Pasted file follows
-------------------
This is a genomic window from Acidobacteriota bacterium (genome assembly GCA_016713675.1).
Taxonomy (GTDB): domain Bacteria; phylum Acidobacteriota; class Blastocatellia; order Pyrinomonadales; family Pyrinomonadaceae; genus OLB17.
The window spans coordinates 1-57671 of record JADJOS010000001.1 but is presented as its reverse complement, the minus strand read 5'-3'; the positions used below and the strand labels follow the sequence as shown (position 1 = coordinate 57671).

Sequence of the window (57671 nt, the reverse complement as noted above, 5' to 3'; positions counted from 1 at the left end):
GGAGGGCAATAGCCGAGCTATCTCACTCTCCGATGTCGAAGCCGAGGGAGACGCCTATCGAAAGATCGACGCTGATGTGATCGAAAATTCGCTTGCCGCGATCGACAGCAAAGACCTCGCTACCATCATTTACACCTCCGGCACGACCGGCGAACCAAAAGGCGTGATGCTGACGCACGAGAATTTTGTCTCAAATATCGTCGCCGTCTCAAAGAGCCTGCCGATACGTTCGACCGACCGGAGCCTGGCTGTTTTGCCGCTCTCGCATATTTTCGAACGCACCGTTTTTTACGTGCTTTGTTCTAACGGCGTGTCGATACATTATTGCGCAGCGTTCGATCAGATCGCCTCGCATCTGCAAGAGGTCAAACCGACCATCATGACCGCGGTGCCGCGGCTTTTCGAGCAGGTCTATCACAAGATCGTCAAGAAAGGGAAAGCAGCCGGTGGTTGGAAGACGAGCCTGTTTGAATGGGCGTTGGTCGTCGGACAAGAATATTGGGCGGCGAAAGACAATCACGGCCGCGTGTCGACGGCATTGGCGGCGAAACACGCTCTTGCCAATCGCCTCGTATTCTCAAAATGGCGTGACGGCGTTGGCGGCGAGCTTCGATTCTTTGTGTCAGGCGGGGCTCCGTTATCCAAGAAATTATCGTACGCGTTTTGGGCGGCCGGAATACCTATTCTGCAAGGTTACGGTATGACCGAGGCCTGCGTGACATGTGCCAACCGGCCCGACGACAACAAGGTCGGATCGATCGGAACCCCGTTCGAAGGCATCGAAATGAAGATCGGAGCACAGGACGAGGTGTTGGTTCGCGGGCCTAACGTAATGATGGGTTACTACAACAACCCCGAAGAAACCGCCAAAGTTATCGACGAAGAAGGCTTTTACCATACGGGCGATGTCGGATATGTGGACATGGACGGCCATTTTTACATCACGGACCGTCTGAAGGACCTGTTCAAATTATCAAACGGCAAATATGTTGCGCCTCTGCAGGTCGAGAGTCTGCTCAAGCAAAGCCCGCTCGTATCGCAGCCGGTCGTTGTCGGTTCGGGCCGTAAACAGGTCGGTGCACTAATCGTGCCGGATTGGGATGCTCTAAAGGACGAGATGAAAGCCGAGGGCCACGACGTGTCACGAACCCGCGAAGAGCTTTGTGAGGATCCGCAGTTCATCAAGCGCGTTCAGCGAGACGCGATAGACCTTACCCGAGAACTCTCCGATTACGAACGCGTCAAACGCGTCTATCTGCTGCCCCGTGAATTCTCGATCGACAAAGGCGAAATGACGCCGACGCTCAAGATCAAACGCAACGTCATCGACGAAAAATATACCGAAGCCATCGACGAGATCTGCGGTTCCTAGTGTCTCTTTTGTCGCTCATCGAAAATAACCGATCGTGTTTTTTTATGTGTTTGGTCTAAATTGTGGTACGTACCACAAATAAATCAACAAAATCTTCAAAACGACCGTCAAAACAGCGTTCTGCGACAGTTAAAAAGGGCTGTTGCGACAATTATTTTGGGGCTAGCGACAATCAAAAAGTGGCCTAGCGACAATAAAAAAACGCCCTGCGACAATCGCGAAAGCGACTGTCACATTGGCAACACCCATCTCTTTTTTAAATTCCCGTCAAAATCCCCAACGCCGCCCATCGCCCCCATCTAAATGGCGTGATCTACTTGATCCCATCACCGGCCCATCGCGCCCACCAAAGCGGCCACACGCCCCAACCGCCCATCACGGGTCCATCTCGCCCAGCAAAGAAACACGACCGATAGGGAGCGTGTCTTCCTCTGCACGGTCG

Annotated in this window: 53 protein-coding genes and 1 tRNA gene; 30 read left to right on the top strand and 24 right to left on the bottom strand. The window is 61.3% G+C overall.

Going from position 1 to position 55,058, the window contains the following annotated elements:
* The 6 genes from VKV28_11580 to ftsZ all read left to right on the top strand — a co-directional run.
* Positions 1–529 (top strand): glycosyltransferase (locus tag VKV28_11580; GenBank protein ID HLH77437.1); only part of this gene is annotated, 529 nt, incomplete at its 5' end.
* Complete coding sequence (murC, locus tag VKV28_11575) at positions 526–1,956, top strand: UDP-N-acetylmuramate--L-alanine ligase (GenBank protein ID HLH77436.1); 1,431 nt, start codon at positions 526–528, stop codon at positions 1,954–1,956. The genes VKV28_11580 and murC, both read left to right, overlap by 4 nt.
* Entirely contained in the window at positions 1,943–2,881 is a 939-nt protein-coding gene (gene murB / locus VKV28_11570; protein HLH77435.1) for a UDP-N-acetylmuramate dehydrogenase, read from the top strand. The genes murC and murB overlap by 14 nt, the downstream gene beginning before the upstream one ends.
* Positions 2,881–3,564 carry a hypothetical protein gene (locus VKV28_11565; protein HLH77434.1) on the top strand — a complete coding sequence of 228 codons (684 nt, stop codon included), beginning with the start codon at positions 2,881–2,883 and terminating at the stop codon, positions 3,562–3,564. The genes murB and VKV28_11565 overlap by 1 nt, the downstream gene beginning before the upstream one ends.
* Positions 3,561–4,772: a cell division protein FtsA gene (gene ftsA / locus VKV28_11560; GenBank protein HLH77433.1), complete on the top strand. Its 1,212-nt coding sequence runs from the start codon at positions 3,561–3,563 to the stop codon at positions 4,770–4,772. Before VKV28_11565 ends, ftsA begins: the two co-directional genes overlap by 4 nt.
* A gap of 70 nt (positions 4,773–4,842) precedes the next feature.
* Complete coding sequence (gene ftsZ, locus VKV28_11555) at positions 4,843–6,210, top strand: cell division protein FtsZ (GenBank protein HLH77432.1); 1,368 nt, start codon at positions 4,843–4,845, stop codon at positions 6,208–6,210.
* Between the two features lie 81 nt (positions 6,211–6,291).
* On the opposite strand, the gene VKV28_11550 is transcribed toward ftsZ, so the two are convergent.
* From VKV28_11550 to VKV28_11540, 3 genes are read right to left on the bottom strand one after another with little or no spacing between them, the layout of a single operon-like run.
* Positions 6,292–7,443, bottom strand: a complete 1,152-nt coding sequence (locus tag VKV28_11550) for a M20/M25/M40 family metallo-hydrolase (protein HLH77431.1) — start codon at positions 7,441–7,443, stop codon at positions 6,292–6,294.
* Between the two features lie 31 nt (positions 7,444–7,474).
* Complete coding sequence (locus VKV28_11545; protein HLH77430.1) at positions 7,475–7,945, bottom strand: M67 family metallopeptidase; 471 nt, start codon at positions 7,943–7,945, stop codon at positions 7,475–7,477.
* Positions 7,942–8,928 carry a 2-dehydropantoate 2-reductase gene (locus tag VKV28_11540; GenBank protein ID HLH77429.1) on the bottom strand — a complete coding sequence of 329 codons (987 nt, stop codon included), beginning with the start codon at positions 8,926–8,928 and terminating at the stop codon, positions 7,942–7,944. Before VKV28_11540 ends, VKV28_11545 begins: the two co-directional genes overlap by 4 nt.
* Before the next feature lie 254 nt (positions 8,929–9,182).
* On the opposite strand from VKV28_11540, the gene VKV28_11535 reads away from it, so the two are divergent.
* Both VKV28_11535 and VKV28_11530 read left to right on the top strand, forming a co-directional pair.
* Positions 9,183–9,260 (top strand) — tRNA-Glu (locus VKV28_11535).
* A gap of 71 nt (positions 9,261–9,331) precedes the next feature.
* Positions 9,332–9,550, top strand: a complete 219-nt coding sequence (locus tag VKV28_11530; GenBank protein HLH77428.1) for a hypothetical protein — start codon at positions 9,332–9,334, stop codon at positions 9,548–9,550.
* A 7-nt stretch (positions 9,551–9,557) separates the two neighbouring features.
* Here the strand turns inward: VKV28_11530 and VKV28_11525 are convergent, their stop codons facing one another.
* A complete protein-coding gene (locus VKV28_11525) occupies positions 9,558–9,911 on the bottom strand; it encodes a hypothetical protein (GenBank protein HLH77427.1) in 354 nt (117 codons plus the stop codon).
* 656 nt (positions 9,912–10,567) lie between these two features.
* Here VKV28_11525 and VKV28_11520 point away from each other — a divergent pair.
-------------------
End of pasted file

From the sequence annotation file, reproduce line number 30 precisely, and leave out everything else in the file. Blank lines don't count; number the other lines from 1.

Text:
* Here the strand turns inward: VKV28_11530 and VKV28_11525 are convergent, their stop codons facing one another.